In 1982, Darden opened the first Olive Garden concept store in Orlando. The chain took off, and by 1989 General Mills had opened over 145 stores, making the chain the fastest-growing unit in the company's restaurant holdings. While Olive Garden did not meet critical success, it was popular, and its per-store sales soon grew to match those of Red Lobster. The company eventually became the largest chain of Italian-themed full-service restaurants in the U.S.
In 1990, China Coast was launched as an attempt to create a (U.S.) national casual dining restaurant that featured American Chinese cuisine. While the chain eventually expanded to some 50 restaurants, its sales were lackluster and lost an estimated $20 million USD. By the end of 1995, the company was shuttered, and the remaining locations were either converted to Red Lobsters or Olive Gardens or closed altogether.
In 1995, General Mills decided to spin off its restaurant chains to focus on consumer food products. The new company was named Darden Restaurants, after Red Lobster's founder. General Mills stockholders received one share of Darden for every common share of General Mills held. General Mills restaurants had $108 million net income in that year. At the end of 1995, Darden operated 1,250 restaurants in 49 states with 73 locations in Canada.
Darden Restaurants was spun off from General Mills beginning on May 9, 1995, when it began trading on when-issue basis at $9.75 a share. The company became a fully separate entity on May 31, 1995, when its shares went on sale on the NYSE. The shares opened at $10.75, 17% below expectations, but climbed to $11.125 by the close of trading.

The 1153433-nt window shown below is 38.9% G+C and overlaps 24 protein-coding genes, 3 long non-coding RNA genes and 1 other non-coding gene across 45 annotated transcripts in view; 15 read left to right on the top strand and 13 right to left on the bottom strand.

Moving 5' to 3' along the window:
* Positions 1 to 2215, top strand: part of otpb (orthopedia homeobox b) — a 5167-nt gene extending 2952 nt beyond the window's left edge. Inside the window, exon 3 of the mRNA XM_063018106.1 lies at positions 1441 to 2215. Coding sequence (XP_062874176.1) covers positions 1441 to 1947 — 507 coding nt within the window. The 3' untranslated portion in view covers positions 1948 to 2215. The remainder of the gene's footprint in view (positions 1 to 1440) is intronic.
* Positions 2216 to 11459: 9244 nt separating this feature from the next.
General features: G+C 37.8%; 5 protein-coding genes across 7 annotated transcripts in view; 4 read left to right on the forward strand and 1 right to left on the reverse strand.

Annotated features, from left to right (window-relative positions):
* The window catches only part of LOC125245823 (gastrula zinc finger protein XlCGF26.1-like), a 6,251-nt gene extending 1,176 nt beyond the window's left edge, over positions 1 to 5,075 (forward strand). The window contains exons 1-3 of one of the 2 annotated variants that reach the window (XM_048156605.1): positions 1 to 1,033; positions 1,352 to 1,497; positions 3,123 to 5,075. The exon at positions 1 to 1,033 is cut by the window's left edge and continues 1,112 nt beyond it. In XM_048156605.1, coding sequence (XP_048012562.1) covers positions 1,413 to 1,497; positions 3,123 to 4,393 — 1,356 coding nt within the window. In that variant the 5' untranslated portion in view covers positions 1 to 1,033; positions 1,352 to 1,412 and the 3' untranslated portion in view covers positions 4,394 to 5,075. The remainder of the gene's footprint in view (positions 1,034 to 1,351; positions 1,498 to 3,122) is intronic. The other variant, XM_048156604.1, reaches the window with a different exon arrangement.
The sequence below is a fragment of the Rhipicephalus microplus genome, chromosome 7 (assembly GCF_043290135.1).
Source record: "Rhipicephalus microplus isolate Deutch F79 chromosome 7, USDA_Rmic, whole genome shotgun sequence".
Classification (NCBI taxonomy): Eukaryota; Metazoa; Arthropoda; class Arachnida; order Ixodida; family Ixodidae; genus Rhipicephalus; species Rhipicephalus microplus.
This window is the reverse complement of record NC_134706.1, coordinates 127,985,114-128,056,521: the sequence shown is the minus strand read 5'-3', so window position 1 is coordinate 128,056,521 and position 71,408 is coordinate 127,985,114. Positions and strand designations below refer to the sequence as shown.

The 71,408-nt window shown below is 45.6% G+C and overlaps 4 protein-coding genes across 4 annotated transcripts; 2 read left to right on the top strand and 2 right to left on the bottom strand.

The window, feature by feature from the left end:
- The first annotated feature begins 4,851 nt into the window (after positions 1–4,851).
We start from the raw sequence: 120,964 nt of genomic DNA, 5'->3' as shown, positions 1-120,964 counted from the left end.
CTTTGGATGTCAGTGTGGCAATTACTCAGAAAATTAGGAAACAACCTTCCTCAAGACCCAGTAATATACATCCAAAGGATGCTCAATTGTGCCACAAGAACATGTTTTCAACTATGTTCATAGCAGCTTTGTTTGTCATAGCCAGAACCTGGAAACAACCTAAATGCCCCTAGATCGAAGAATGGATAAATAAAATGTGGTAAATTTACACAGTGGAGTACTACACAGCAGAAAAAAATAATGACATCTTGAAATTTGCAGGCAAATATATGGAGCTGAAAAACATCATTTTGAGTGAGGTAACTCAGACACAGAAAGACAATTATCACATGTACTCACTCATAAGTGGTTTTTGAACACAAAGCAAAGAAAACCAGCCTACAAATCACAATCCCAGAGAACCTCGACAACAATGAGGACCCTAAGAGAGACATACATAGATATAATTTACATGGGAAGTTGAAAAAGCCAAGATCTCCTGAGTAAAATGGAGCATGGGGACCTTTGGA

Darden executives planned to have two additional chains in place by 1998. In March 1996, Darden launched a test of Bahama Breeze Caribbean Grille concept featuring food and drinks found in the islands of the Caribbean Sea and a Caribbean theme, was created in 1996.
Markets were over saturated with restaurants in 1997 forcing Darden to close 48 poor performing locations and lose $91 million due to the restructuring. Red Lobster and Olive Garden were given make overs in 1998. Darden also made a profit of $102 million that year.
1999 saw Darden opening additional location after recovering from the 1996-1997 losses. The company then began testing a new concept entitled Smokey Bones BBQ Sports Bar that opened in late 1999 in Orlando. The restaurant is a sports bar concept featuring barbecue and related foodstuffs in an Appalachian mountain-lodge setting.
In 2003, Seasons 52 was under development with the idea of "provide guests the opportunity to indulge while still eating well." Season 52 were only being opened in the Florida or Atlanta markets during its initial phase.